Grandparenting arrangements: Effective 1 July 2015, grandparenting arrangements that allowed some practitioners to become registered have expired. See the news item for more information.
This standard was approved by the Australian Health Workforce Ministerial Council in December 2011 pursuant to the Health Practitioner Regulation National Law Act, as in force in each state and territory (the National Law), with approval taking effect from 1 July 2012.
Practitioners who were registered with the Aboriginal Health Workers Board of the Northern Territory will automatically transition to the new national registration and accreditation scheme from 1 July 2012. Registration under the national scheme is required in all states and territories of Australia that have enacted the National Law.
Aboriginal and Torres Strait Islander health workers who as of 1 July 2012 will be practising in a role designated for Aboriginal and Torres Strait Islander health practitioners, and who do not automatically transition into the national scheme, must apply for registration.
In states and territories which have not had registration prior to 1 July 2012, applicants will need to meet Certificate IV in Aboriginal and/or Torres Strait Islander Primary Health Care (Practice) or equivalent.
Applicants who do not meet the qualification requirements under section 53 of the National Law may be eligible to apply for registration under the grandparenting arrangements.
Until 1 July 2015, individuals may be eligible to apply for registration under the grandparenting provisions if they meet the requirements under section 303.
If an applicant does not have the approved qualification, the Board, under the grandparenting provisions, may recognise alternative qualifications and/or experience equivalent to the approved qualification, which may allow an applicant to be considered for registration.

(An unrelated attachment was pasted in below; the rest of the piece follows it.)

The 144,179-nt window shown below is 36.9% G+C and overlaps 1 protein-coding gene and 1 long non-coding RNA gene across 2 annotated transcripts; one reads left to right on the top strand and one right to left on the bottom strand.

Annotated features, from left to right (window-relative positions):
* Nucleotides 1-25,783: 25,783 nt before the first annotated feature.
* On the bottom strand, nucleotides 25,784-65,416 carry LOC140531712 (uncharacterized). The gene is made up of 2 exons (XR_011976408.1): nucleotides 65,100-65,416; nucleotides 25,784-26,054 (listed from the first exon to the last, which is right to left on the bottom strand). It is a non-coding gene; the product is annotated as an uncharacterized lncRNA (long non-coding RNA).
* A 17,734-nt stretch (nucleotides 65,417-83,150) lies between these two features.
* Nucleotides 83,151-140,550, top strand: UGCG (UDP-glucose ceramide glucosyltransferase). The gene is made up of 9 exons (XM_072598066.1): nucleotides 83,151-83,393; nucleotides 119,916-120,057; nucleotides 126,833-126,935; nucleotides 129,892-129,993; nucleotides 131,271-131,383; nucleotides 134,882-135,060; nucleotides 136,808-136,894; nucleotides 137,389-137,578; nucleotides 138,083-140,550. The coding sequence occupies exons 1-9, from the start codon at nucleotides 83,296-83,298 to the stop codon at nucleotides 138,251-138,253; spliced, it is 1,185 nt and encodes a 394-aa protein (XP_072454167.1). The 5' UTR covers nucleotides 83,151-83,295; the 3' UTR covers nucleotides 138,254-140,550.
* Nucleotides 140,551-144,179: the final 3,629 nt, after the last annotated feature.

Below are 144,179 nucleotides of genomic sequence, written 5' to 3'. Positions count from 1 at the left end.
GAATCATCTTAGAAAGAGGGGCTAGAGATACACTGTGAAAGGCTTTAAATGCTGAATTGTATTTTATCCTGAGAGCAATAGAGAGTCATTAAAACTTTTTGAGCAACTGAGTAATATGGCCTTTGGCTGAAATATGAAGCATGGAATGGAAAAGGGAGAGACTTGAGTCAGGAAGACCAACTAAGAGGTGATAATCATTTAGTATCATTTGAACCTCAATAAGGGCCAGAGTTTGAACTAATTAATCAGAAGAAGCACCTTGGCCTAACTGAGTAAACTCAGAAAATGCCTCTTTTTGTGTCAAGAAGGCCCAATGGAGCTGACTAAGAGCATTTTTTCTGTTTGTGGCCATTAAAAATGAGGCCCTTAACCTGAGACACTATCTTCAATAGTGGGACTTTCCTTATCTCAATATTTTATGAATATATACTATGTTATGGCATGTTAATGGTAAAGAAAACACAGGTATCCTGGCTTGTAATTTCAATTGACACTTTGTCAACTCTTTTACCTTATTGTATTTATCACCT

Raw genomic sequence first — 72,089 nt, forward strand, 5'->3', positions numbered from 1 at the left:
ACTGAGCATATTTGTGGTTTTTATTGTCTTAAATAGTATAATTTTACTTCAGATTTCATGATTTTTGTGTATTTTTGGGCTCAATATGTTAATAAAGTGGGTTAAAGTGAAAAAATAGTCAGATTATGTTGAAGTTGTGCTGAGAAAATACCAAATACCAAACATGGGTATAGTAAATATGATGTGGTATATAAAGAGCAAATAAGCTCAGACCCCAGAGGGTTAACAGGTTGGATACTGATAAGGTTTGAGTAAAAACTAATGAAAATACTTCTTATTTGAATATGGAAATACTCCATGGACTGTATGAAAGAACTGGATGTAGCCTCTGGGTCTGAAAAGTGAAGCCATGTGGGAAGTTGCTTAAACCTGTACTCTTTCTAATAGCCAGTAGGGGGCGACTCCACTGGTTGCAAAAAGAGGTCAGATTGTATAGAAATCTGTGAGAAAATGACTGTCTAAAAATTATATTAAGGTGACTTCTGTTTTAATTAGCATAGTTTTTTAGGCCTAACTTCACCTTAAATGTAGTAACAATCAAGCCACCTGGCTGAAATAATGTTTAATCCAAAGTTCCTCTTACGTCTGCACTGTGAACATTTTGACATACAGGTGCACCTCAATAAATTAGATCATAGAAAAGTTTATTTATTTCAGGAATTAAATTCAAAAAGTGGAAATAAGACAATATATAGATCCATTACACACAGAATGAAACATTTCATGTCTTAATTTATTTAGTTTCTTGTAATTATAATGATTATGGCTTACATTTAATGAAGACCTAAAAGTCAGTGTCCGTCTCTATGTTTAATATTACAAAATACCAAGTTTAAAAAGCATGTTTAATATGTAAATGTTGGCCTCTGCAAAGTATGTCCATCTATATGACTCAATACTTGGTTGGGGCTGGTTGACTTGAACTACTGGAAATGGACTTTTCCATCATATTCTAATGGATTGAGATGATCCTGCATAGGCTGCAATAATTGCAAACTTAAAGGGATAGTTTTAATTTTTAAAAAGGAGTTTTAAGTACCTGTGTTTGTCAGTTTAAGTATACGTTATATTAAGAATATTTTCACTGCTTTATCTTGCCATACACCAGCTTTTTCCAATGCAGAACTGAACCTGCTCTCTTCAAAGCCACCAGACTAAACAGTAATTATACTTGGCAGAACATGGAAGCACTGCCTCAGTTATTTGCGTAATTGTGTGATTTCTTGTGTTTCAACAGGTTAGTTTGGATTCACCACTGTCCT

Applicants for registration must also meet the other standards of the Aboriginal and Torres Strait Health Islander Practice Board of Australia in order to be eligible for registration as an Aboriginal and Torres Strait Islander health practitioner and be able to use the protected titles.
This standard applies to all applicants for general registration within the Aboriginal and Torres Strait Islander health practitioner profession under section 303 of the National Law.
This section is simplified in the associated guideline.
All applicants must be qualified for registration in order to satisfy the eligibility requirements under section 52. Section 303 sets out the qualifications for general registration. An individual who applies for registration as an Aboriginal and Torres Strait Islander health practitioner before 1 July 2015 may be qualified for general registration in the profession if the individual.
Aboriginal and Torres Strait Islander health practitioner means a person registered by the Aboriginal and Torres Strait Islander Health Practice Board. The practitioner may use the titles:
Clinical practice means direct clinical care of patients, using the current knowledge, skills and attitudes of the profession, whether remunerated or not, and regardless of job title.
This standard will commence on 1 July 2012 and cease on 1 July 2015.